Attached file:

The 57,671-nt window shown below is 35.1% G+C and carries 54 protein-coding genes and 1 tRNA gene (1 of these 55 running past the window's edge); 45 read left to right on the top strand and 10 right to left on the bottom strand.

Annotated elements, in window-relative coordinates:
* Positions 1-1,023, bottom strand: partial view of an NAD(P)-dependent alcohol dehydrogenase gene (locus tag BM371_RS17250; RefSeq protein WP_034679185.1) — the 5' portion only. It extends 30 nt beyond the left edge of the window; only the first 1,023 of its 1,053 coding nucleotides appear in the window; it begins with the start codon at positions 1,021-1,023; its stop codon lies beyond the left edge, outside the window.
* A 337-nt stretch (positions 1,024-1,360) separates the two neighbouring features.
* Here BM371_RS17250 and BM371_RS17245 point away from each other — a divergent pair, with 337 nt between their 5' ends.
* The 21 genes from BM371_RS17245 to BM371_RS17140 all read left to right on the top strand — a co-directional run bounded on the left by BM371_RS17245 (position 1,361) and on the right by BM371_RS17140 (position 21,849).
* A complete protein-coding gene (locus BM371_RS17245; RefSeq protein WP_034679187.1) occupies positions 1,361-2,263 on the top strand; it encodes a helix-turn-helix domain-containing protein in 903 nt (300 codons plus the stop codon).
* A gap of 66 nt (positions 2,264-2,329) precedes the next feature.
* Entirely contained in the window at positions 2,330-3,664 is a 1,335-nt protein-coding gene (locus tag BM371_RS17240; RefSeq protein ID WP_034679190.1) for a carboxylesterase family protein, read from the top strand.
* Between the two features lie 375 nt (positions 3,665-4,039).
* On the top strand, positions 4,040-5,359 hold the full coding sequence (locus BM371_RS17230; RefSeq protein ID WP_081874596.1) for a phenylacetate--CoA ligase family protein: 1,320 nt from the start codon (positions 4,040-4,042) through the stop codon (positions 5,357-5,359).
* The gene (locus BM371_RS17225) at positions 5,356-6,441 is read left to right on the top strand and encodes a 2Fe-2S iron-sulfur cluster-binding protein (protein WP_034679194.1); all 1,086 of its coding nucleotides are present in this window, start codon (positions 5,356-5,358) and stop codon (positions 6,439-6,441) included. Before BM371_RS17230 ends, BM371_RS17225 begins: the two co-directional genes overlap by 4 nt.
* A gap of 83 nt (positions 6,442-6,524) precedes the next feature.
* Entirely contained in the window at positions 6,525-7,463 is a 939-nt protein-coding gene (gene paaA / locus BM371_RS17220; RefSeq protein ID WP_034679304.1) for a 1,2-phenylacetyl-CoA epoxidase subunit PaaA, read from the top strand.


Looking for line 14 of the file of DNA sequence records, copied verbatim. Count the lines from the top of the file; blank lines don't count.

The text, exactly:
* Entirely contained in the window at positions 6,525-7,463 is a 939-nt protein-coding gene (gene paaA / locus BM371_RS17220; RefSeq protein ID WP_034679304.1) for a 1,2-phenylacetyl-CoA epoxidase subunit PaaA, read from the top strand.